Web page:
Postoperative adverse events and readmission after CEA versus CAS: propensity-matched symptomatic patients
Propensity score matching yielded 3617 and 3054 matched symptomatic patients for 30-day and 90-day readmission analysis, respectively (online supplemental table 4). Univariable analysis after matching did not show any significant difference in readmission rate following CAS versus CEA, at both 30 and 90 days (p=0.88 and p=0.09, respectively). In patients, undergoing CEA, the risk of 30-day readmission was higher if patients had hematoma/hemorrhage (RR=1.67 (95% CI 1.18 to 2.37); p=0.004), acute renal failure (RR=1.80 (95% CI 1.40 to 2.31); p<0.001), acute respiratory failure (RR=1.86 (95% CI 1.39 to 2.48); p<0.001), cardiac events (RR=2.03 (95% CI 1.44 to 2.85); p<0.001), or non-routine discharge (RR=2.15 (95% CI 1.76 to 2.61); p<0.001) during their initial admission. In CAS patients, risk of 30-day readmission was higher if patients had hematoma/hemorrhage (RR=1.73 (95% CI 1.10 to 2.74); p=0.02), acute renal failure (RR=1.89 (95% CI 1.45 to 2.48); p<0.001), acute respiratory failure (RR=1.79 (95% CI 1.30 to 2.45); p<0.001), cardiac events (RR=2.09 (95% CI 1.49 to 2.92); p<0.001), or non-routine discharge (RR=2.08 (95% CI 1.70 to 2.54); p<0.001) (figure 4). Similar risks were found for readmission at 90 days (online supplemental figure 5).
Since CMS began publishing 30-day readmission data for selected disorders, hospital readmissions have become an important metric of quality of care, and higher than expected readmission rates can be associated with financial penalties.3 4 Readmissions following vascular intervention outnumber those following any other procedure type,5 and therefore a clear understanding of rates and reasons for readmission after carotid revascularization in real-world practice is important for all neurovascular practitioners. Using a nationally representative database spanning modern-era carotid revascularization, we show higher readmission rates after CAS than CEA in both symptomatic and asymptomatic patients, without significant improvement over time except in 90-day readmissions after CEA for symptomatic stenosis. This is concordant with smaller studies examining readmissions in Medicare beneficiaries,15 16 although other authors have found CAS to have similar17 or lower18 readmissions when examining single-state or smaller commercial databases. Our data are unique in comparison with the handful of prior analyses19–22 in that we used the largest available nationally representative database, analyzed all patients irrespective of age, excluded planned readmissions, distinguished contributors to readmission across multiple steps in the care pathway, and examined symptomatic and asymptomatic patients separately. This last point is important since symptomatic and asymptomatic patients are very different populations, with differing natural history of disease and treatment recommendations based on distinct randomized trial data.23 It is interesting that CAS, a less invasive procedure, is associated with a higher unadjusted readmission rate in both symptomatic and asymptomatic patients. However, this higher readmission rate may reflect inherent selection bias as patients undergoing CAS often have higher comorbidities.24 Accordingly, both multivariate analysis and propensity matching largely nullified differences in readmission rates between CAS and CEA in symptomatic patients in our data, although higher rates and risk ratios of readmission after CAS persisted in asymptomatic patients.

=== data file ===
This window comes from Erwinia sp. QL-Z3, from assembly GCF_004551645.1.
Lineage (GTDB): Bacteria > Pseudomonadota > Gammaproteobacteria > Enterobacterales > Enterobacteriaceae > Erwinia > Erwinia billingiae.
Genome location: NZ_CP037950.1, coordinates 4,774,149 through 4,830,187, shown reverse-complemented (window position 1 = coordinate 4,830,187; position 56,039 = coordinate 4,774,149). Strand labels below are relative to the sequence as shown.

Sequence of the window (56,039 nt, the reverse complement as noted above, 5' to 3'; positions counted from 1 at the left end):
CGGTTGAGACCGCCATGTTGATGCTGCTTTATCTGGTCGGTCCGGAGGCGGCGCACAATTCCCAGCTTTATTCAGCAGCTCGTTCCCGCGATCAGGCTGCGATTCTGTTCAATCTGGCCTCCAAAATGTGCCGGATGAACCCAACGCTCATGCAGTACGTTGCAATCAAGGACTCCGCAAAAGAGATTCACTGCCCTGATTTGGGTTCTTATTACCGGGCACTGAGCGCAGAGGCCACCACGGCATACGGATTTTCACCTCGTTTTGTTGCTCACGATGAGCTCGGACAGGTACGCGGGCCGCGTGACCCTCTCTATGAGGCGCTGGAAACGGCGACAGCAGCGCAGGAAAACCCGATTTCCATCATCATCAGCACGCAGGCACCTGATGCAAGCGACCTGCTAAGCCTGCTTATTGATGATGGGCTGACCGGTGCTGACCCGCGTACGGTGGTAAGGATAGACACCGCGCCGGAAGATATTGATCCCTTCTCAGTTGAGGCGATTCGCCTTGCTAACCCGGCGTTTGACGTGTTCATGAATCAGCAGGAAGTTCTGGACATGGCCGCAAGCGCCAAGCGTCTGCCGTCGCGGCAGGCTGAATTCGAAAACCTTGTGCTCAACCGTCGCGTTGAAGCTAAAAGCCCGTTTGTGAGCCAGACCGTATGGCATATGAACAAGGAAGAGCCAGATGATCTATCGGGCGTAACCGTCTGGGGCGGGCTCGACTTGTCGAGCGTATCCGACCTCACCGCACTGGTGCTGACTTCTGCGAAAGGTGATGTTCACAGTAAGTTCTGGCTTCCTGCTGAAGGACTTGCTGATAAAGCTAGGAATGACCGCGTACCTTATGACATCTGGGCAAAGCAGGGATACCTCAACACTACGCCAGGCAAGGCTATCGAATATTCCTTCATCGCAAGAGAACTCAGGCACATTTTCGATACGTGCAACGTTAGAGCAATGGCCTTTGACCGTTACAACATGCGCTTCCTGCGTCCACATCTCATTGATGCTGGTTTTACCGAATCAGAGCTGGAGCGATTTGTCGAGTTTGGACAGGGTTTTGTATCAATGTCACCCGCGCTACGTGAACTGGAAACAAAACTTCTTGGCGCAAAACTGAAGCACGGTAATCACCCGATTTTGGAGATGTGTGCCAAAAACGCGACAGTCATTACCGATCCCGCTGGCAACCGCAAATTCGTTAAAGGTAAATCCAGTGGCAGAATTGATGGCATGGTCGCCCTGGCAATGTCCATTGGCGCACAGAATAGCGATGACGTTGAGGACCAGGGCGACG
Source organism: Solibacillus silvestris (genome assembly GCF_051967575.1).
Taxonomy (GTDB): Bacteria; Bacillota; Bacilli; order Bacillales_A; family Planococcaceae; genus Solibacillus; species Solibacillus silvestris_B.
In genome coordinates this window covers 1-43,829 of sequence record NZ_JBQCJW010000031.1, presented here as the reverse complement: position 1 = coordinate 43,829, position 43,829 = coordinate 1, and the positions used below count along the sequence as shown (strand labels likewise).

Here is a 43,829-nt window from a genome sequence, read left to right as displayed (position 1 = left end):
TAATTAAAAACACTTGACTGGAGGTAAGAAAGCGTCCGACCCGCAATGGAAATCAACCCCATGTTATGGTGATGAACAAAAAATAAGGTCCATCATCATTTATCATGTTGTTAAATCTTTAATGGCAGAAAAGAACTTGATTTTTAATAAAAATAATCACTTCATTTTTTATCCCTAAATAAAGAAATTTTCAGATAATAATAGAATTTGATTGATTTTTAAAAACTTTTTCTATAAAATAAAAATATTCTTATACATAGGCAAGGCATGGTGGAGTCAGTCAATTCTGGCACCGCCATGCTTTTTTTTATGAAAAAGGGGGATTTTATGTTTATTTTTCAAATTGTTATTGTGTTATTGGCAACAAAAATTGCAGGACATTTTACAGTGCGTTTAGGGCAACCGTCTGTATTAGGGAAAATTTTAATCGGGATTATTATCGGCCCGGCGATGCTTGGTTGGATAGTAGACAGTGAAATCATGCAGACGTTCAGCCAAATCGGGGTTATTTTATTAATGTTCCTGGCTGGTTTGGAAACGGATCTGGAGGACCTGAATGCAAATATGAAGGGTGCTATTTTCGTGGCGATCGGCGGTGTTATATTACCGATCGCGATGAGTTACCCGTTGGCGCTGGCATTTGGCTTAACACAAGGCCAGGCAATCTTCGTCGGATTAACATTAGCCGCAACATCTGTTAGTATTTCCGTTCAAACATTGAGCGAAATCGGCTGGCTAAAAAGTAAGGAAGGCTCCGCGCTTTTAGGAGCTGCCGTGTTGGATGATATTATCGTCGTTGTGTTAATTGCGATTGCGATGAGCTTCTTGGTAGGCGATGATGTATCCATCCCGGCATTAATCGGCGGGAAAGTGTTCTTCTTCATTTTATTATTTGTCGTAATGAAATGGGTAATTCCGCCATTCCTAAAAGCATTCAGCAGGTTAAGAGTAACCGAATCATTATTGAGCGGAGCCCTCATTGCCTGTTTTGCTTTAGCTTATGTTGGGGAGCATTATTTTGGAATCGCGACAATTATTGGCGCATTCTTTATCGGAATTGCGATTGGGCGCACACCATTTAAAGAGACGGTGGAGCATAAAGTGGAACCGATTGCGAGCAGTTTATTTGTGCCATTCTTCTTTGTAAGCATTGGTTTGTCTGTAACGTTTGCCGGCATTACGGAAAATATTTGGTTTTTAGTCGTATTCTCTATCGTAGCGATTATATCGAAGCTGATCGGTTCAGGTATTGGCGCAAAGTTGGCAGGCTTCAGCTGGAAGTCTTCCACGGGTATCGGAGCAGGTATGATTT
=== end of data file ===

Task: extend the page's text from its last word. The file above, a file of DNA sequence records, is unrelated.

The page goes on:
While noting differences in readmission rates between CEA and CAS is important, this distinction is less likely to influence daily practice than the ability to predict and potentially prevent such readmissions. We therefore analyzed the reasons and risks for readmission after each of these two procedures at three distinguishable clinical stages: preoperative characteristics at baseline, postoperative adverse events and outcomes, and diagnoses underlying the subsequent readmission. When examining baseline characteristics, we found a significantly higher risk ratio for readmission in octogenarian and older patients, male patients, patients on Medicaid, and patients with higher APR-DRG mortality, APR-DRG severity of illness, and Elixhauser Comorbidity Index scores, largely in agreement with previous smaller studies17 18 24 25 as well as studies restricted to Medicare beneficiaries.15 16 Our data would therefore suggest that for prevention of readmission, targeting octogenarian and older patients, those with higher comorbidities, and patients on Medicaid might be a worthwhile strategy, although evidence for preadmission intervention in surgical patients remains sparse.26
We then examined adverse events and outcomes during the initial admission for revascularization that might predict a higher risk for readmission. We identified acute renal failure, acute respiratory failure, and non-routine discharge as predictors for readmission after both CAS and CEA in asymptomatic patients; in symptomatic patients, hematoma and cardiac events were additional adverse events that predicted readmission. Other authors have similarly noted that renal and cardiac complications, postoperative hematoma, and non-routine discharge are associated with a higher readmission rate after carotid revascularization.16–18 These imply practical targets exist for prevention of readmission after both CAS and CEA. For example, perioperative ß blocker use is associated with improved outcomes after CAS,27 and use of protamine has been shown to improve bleeding complications after both CEA28 and CAS29 without increasing myocardial infarction, stroke, death, or thromboembolic events.